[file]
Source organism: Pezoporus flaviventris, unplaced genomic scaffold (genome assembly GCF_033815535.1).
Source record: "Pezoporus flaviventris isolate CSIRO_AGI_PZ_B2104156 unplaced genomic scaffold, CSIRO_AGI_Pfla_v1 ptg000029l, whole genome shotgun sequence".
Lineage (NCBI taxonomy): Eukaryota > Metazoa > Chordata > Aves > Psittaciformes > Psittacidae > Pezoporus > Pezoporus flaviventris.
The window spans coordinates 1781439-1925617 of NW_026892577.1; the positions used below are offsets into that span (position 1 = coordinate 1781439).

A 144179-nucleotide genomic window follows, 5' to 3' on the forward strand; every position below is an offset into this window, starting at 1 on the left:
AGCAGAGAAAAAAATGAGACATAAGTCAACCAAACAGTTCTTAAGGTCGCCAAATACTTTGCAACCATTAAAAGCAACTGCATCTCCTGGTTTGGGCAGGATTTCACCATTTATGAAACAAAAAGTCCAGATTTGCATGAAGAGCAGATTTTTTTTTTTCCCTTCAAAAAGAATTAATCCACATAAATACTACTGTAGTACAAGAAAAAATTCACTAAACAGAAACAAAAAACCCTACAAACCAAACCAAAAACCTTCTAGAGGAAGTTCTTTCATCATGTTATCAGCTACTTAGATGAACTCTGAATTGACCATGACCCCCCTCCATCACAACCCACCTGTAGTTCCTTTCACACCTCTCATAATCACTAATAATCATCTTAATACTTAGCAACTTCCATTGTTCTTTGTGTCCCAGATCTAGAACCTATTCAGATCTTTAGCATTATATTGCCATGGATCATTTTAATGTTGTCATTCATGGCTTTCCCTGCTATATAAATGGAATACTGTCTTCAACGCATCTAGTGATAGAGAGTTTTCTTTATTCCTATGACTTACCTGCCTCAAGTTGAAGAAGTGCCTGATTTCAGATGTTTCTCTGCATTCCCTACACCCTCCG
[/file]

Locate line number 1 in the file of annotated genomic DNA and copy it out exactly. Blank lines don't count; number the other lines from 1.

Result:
Source organism: Pezoporus flaviventris, unplaced genomic scaffold (genome assembly GCF_033815535.1).